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All Things Garden

Hugelkultur: A Natural, Cheap Way to Make or Fill Garden Beds

Hugel-what? If you’ve heard the term “hugelkultur” floating around the gardening world but aren’t 100% sure what it’s all about, then you’ve come to the right place! Let’s explore hugelkultur: what it is, the benefits it offers, potential drawbacks, the best wood and other materials to use in hugelkultur, which materials to avoid, and last but not least, how to make a hugelkultur garden bed. 

What is Hugelkultur

Hugelkultur (pronounced hoogle-culture or hoogle-cool-tour) is a permaculture method of making garden beds by layering logs, branches, leaves, and other organic plant debris with compost and soil. In German, hugelkultur literally means “hill culture”. It has been practiced by natural farmers and gardeners around the world for centuries.

Traditionally, hugelkultur was primarily used to create mounded earthen garden beds at ground level, referred to as hugel beds or “hugelbeet”. Yet the concept is rapidly gaining popularity as a cost-effective way to fill raised garden beds, planter boxes, and containers too. Especially deep ones! 

Two hugelkultur beds are shown next to each other. The bed on the right is fully finished with half of the soil being covered in straw or sawdust and the bottom has been lined with giant rocks. The bed to the left is under construction as large rounds and logs of wood have been stacked into a semi rectangular shape. Next the rocks will be added to border the bed, followed by soil and compost.
Traditional mounded hugel beds in progress (source)
A raised garden bed has been filled with wood logs, a wheelbarrow sits next to the bed full of smaller sticks.
When we recently installed our new garden, we took a nod to hugelkultur and added oak logs and branches to the bottom of several of the raised beds (though we didn’t have enough material for all 19). Learn how we build our raised garden beds here.

Benefits of Hugelkultur

  • Hugelkultur mimics nature by design. Akin to a forest floor, the variety of decomposing natural material creates immense biodiversity in the soil.

  • Rotting wood behaves much like a sponge: it absorbs, retains, and even releases water. Thus, hugelkultur garden beds require less water, ideal to conserve water and offset periods of drought.

  • As wood and other natural materials decay over time, worms, beneficial bacteria, fungi, nematodes, microbes and other members of the soil food web work to create and release nutrients that feed plants. This type of effective nutrient release can occur for up to 20 years, depending on the density and type of materials used in the hugelkultur bed. The bed improves with time.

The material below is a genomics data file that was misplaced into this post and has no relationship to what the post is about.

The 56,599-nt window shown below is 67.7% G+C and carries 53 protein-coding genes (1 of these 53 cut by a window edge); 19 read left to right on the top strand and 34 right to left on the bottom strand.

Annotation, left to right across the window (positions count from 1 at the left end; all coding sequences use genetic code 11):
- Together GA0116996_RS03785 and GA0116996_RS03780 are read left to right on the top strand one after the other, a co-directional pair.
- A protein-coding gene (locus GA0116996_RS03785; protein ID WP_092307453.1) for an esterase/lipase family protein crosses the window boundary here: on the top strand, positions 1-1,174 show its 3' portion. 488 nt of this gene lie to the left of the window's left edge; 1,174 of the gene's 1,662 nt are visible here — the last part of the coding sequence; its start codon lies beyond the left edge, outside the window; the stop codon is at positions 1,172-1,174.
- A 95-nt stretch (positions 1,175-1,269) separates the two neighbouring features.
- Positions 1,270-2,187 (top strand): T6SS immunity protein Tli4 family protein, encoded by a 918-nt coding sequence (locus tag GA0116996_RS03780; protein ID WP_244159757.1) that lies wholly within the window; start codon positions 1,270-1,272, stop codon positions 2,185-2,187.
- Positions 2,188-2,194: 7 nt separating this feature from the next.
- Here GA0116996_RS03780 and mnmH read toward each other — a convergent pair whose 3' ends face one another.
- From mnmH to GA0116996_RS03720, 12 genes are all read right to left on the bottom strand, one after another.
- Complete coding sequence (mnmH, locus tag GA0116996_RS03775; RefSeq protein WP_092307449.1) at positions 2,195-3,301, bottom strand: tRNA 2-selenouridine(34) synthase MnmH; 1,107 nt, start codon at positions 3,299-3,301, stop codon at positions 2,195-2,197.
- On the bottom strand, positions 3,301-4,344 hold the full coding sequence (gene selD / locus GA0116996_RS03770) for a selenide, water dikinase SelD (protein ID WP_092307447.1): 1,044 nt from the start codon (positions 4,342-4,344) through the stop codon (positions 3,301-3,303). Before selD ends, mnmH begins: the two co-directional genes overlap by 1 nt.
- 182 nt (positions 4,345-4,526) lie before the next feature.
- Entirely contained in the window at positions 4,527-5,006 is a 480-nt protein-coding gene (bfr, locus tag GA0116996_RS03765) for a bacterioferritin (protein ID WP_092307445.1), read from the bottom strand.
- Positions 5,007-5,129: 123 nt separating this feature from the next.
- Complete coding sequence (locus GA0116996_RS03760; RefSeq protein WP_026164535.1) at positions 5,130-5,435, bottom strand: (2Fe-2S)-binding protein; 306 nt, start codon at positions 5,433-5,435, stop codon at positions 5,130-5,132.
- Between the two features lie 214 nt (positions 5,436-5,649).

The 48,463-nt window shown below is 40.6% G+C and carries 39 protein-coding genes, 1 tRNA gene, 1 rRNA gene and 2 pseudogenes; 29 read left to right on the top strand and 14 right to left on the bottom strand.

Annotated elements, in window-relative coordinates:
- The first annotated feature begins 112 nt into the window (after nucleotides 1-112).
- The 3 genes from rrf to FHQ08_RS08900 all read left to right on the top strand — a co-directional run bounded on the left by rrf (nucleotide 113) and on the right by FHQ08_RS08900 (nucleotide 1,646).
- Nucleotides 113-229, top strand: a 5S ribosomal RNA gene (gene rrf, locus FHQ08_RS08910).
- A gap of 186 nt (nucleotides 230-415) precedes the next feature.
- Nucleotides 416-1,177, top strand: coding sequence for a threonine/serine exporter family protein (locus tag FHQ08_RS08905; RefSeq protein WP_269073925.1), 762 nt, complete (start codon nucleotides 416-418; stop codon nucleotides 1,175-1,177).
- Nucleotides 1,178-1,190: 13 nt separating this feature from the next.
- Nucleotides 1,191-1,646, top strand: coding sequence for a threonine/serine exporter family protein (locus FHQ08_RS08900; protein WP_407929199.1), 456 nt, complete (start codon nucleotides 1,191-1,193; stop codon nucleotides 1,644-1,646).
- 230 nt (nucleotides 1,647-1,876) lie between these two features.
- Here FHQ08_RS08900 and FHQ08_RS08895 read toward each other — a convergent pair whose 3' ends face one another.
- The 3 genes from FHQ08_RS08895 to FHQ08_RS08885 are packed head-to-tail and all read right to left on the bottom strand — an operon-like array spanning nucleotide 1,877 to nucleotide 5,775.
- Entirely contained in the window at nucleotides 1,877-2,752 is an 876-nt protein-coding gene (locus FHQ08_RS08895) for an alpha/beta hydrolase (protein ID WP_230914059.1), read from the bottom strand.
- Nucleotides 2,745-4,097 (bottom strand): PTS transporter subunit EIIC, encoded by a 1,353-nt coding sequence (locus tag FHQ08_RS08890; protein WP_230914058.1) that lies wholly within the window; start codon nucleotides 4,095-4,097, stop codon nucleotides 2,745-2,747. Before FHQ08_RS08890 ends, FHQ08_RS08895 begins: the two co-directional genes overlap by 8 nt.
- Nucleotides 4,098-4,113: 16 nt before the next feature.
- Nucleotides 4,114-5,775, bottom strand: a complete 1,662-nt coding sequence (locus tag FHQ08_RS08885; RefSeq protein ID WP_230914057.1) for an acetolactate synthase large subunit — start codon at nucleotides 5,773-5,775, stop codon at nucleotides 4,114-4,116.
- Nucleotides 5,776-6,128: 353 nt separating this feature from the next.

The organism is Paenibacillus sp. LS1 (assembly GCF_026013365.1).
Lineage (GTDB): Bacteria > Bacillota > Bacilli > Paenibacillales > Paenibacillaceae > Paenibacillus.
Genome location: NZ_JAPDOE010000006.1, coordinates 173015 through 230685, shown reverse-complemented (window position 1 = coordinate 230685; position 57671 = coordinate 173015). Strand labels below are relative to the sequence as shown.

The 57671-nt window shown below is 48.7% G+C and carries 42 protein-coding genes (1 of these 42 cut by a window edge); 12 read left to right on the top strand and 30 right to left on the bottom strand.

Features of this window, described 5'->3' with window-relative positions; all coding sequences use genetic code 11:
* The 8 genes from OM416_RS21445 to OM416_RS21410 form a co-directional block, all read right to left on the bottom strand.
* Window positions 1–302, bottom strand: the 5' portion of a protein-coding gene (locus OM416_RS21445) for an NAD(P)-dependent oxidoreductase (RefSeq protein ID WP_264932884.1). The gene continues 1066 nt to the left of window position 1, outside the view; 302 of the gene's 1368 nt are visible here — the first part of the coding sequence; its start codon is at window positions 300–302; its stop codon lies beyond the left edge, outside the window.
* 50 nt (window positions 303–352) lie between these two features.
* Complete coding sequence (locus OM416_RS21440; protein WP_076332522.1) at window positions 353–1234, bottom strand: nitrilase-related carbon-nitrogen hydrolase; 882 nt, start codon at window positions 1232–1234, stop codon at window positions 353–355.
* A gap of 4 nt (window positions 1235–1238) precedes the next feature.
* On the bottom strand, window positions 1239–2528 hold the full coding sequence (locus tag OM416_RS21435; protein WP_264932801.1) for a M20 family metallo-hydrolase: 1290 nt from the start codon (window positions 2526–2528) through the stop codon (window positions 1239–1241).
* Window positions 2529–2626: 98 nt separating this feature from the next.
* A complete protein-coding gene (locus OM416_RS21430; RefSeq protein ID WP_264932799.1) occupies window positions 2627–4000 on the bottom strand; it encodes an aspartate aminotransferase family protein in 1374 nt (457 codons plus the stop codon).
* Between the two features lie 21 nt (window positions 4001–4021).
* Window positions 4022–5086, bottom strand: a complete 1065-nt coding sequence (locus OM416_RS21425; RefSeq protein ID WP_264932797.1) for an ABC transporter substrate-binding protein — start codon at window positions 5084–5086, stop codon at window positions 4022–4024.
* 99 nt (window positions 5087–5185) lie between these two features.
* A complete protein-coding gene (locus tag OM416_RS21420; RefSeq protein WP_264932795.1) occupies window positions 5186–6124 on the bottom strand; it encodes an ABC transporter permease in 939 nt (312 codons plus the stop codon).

• Decomposing plant materials also generates some heat, which means the soil in hugel beds may warm up more quickly in spring to allow for earlier planting. This can also help extend the growing season come fall or winter, especially when coupled with hoops and row covers.

  • Hugelkultur garden beds are budget-friendly! Filling large raised beds or planter boxes with soil and compost alone can get quite expensive. Filling the beds (at least part way) with collected natural materials is very cost-effective in comparison. Mounded hugel beds may be totally free to make.

  • Hugelkultur garden beds are also eco-friendly. It’s a fantastic way to utilize and up-cycle plant “waste” around your property – rather than burning it or sending it to the landfill! Plus, creating garden beds from collected materials is more self-sufficient and sustainable than bringing outside materials into your garden. For example, bagged soil can create a lot of plastic waste! Whenever possible, get soil and compost delivered in bulk if large volumes are needed.
  • Hugel beds are excellent at sequestering carbon. They’re also naturally aerated and don’t need turning or tilling. 

  • Hugelkultur is a great way to overcome poor native soil conditions, such as clay or rocky soil.

A lush garden with various plants growing, the mound is slightly higher than the ground and has hay or straw covering its surface.
A diverse thriving hugel bed (source)
The top of a hugelkultur bed is visible amongst the blanket of snow surrounding it. The microbial activity of the bed is much higher than the surrounding area which creates more heat.
A tall hugel bed defrosting more quickly than other soil around it (source)

Potential Drawbacks of Hugelkultur

  • Creating or filling garden beds with the hugelkultur method requires access to ample natural materials – a challenge for some urban or suburban gardeners.

  • It requires a good deal of physical labor and effort to make traditional mounded hugel beds compared to standard in-ground garden plots. 

  • Hugelkultur beds may settle or sink down after the first year or so, so topping off with fresh soil and compost may be needed. Add soil and compost within the initial woody layers to reduce settling and air pockets.

  • There is some risk of introducing pests or disease to your hugelkultur beds by using infected materials. For instance, we have abundant oak leaf litter on our property, but the leaves are almost always covered in mealybugs or whitefly, so I avoid using them in hugel beds. Termite-infested material poses a similar concern, especially when filling new wooden raised garden beds hugelkultur-style.